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New Orleans natives,
Wynton Marsalis and Jon Batiste
pay homage to the late,
great John Lewis of the
Modern Jazz Quartet.
by Andrew Elias
The Jazz at Lincoln Center Orchestra
An excellent live tribute to the great John Lewis of the Modern Jazz Quartet. Lewis piano playing exemplified jazz cool and the MJQ lured classical music fans. Every tune and all the arrangements were written by Lewis, and there is no better orchestra to play them.
Two Bass Hit and Spanish Steps showcase the full force and flare of the large orchestra, while the chemistry between Marsalis and his fellow New Orleans native, Jon Batiste (pianist and bandleader on the Late Show with Stephen Colbert) in the small group is most evident on Delauneys Dilemma. Yet, the standout might be Batistes solo piano recital of Lewis most popular tune, Django. This is top shelf jazz that is easy to listen to, but certainly not easy-listening music.
Christian McBride Big Band
Bringin It picks up where McBrides Big Bands 2011 Grammy Award-winning debut album, Good Feeling left off: making funky and tasteful, with the band riding his bass in all sorts of directions. His arrangements are often surprising, but always original; his playing always masterful.
Dial & Oatts/Rich DeRosa/The WDR Big Band
In a tribute to the enduring essence of Ellingtons genius, Garry Dial and Dick Oatts have partnered with arranger/conductor Rich DeRosa to resurrect some of Dukes rarely or never heard compositions. With Dial on piano and Oatts playing sax, the album opens with two mostly forgotten tunes from the 1940s, Hey Baby and Let the Zoomer Drool. Three unrecorded gems are Just a Gentle Word From You and Introspection and Kiki.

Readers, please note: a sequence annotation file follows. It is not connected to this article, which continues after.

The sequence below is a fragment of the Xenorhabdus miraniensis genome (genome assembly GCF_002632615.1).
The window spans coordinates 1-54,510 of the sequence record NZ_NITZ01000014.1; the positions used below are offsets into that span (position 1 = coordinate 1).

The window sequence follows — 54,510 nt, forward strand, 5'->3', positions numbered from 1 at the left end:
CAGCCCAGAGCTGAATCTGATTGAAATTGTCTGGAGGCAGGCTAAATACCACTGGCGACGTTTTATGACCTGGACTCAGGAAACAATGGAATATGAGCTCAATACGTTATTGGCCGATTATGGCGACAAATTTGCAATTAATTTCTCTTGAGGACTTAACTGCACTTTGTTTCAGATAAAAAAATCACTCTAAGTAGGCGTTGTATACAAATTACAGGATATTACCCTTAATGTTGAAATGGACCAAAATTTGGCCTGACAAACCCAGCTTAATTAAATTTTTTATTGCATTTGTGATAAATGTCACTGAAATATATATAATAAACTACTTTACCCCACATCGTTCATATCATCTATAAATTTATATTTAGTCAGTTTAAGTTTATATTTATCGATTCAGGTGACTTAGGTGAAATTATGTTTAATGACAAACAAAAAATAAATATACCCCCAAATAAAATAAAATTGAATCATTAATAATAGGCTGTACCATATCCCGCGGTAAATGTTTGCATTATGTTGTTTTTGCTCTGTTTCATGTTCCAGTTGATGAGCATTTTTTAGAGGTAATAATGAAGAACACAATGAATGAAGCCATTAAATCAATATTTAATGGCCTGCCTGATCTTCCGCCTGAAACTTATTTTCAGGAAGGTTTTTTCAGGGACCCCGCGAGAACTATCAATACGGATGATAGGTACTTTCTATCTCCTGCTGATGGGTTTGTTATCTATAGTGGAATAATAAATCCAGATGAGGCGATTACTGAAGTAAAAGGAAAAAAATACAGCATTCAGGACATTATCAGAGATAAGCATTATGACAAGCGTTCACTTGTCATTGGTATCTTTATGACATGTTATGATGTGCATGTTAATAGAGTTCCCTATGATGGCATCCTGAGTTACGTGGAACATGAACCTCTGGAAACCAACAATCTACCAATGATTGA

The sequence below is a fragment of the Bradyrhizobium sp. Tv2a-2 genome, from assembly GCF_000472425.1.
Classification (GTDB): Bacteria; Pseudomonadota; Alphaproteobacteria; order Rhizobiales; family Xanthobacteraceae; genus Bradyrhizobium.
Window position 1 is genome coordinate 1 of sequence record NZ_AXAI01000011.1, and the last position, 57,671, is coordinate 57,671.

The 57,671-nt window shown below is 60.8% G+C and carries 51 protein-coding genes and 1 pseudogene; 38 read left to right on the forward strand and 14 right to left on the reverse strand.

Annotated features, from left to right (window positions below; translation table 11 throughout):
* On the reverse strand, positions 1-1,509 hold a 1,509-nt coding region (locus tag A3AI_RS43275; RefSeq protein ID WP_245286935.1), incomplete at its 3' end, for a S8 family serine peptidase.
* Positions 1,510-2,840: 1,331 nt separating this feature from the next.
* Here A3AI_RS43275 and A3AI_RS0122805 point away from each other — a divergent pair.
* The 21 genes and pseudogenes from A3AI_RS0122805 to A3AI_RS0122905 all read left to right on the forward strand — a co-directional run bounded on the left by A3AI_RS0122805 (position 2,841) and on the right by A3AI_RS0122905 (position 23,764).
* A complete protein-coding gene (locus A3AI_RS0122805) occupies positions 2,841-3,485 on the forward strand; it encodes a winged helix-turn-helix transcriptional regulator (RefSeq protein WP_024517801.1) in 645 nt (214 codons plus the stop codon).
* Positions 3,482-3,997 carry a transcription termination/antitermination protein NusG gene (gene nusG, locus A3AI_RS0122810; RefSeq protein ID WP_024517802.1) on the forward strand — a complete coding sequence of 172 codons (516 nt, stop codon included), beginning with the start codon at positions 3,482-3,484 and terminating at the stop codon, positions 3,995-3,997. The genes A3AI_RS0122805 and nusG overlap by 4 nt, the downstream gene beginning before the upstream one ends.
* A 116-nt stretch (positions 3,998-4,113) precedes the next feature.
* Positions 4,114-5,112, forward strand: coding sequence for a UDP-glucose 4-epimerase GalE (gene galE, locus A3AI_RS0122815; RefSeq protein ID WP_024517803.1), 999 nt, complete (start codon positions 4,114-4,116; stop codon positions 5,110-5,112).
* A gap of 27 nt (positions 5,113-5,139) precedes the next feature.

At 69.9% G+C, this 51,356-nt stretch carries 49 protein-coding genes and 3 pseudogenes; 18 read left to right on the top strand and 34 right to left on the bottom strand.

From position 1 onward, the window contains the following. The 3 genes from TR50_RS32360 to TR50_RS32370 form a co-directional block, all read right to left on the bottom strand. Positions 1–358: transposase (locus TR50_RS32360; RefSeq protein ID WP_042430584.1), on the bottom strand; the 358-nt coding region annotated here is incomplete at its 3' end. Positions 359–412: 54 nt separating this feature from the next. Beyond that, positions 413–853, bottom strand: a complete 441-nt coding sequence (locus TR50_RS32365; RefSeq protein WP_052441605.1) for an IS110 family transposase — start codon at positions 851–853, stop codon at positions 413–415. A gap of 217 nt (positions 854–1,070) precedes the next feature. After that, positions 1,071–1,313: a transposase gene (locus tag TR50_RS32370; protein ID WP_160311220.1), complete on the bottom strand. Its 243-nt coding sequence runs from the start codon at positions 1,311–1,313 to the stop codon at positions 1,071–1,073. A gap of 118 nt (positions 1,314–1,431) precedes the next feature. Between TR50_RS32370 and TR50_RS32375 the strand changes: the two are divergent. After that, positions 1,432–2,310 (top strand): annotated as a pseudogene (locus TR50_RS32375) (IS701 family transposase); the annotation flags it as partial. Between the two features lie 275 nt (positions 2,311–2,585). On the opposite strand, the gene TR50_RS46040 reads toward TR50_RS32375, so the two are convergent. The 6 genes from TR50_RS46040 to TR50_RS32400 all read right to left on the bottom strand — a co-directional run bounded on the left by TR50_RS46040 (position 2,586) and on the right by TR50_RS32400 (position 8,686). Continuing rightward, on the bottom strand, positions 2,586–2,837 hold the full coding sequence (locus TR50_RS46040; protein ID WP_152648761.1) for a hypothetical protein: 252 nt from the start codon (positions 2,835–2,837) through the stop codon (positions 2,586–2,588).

I Must Be Mad, with Dial and Oatts channeling Ellington and his long-time saxophonist, Johnny Hodges, concludes the album. This superb collection of rarities proves that not only is the WDR Big Band a formidable jazz ensemble, but that even if you think you know the extent of Dukes unbound genius it is never too late to rediscover his works.
Terell Stafford & Dick Oatts
The album is basically a 27 minute long medley of some of Sinatras most popular tunes re-imagined with lush orchestral arrangements (courtesy of Michael Abene), punctuated by Staffords sophisticated trumpet and Oatts tasteful alto sax solos. It Was a Very Good Year and In the Wee Small Hours of the Morning are reminders of Sinatras more tender side while Come Fly with Me and You Make Me Feel So Young resurrect the spirit of Nelson Riddles rollicking orchestra. When the title track ends this marvelous but brief collection, you will be left with a wanting for more.
This is the trumpeters homage to jazz great, Oliver Nelson (whom Vanore met at summer camp 50 years ago!). Vanore has assembled a first-rate band featuring four trumpets, two saxophones, two trombones, two French horns and a four-piece rhythm section. While Nelsons best known tunes (Blues and the Abstract Truth and the title track) are revamped with affection and reverence, it is the ensembles new take on the pop standard A Taste of Honey, the timeless folk song Greensleeves, and Ramsey Lewis St. Louis Blues that stand out as examples of both Vanores remarkable talents as an arranger and bandleader, and Nelsons extraordinary genius and spirit. The blues have rarely been more colorful.